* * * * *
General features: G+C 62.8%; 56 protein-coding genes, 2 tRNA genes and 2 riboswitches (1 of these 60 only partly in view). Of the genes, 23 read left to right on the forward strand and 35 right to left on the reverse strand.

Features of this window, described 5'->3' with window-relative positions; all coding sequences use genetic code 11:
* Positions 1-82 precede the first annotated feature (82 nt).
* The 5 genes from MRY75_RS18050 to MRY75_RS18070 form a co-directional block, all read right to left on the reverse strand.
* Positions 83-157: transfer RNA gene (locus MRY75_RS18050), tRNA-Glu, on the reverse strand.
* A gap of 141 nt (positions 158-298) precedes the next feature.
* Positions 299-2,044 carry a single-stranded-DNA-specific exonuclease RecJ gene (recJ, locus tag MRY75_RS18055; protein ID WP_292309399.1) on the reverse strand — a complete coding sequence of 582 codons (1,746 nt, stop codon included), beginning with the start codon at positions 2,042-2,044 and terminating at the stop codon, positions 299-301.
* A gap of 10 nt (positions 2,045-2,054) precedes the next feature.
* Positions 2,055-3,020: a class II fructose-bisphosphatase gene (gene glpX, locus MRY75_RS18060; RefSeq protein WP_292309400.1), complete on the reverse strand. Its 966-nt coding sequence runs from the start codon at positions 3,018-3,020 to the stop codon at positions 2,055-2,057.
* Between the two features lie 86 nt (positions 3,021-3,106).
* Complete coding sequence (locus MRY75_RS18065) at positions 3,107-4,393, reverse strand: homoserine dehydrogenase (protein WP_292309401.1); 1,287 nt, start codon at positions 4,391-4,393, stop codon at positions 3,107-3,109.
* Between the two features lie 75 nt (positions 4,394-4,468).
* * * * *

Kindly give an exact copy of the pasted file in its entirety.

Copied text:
General features: G+C 62.8%; 56 protein-coding genes, 2 tRNA genes and 2 riboswitches (1 of these 60 only partly in view). Of the genes, 23 read left to right on the forward strand and 35 right to left on the reverse strand.

Features of this window, described 5'->3' with window-relative positions; all coding sequences use genetic code 11:
* Positions 1-82 precede the first annotated feature (82 nt).
* The 5 genes from MRY75_RS18050 to MRY75_RS18070 form a co-directional block, all read right to left on the reverse strand.
* Positions 83-157: transfer RNA gene (locus MRY75_RS18050), tRNA-Glu, on the reverse strand.
* A gap of 141 nt (positions 158-298) precedes the next feature.
* Positions 299-2,044 carry a single-stranded-DNA-specific exonuclease RecJ gene (recJ, locus tag MRY75_RS18055; protein ID WP_292309399.1) on the reverse strand — a complete coding sequence of 582 codons (1,746 nt, stop codon included), beginning with the start codon at positions 2,042-2,044 and terminating at the stop codon, positions 299-301.
* A gap of 10 nt (positions 2,045-2,054) precedes the next feature.
* Positions 2,055-3,020: a class II fructose-bisphosphatase gene (gene glpX, locus MRY75_RS18060; RefSeq protein WP_292309400.1), complete on the reverse strand. Its 966-nt coding sequence runs from the start codon at positions 3,018-3,020 to the stop codon at positions 2,055-2,057.
* Between the two features lie 86 nt (positions 3,021-3,106).
* Complete coding sequence (locus MRY75_RS18065) at positions 3,107-4,393, reverse strand: homoserine dehydrogenase (protein WP_292309401.1); 1,287 nt, start codon at positions 4,391-4,393, stop codon at positions 3,107-3,109.
* Between the two features lie 75 nt (positions 4,394-4,468).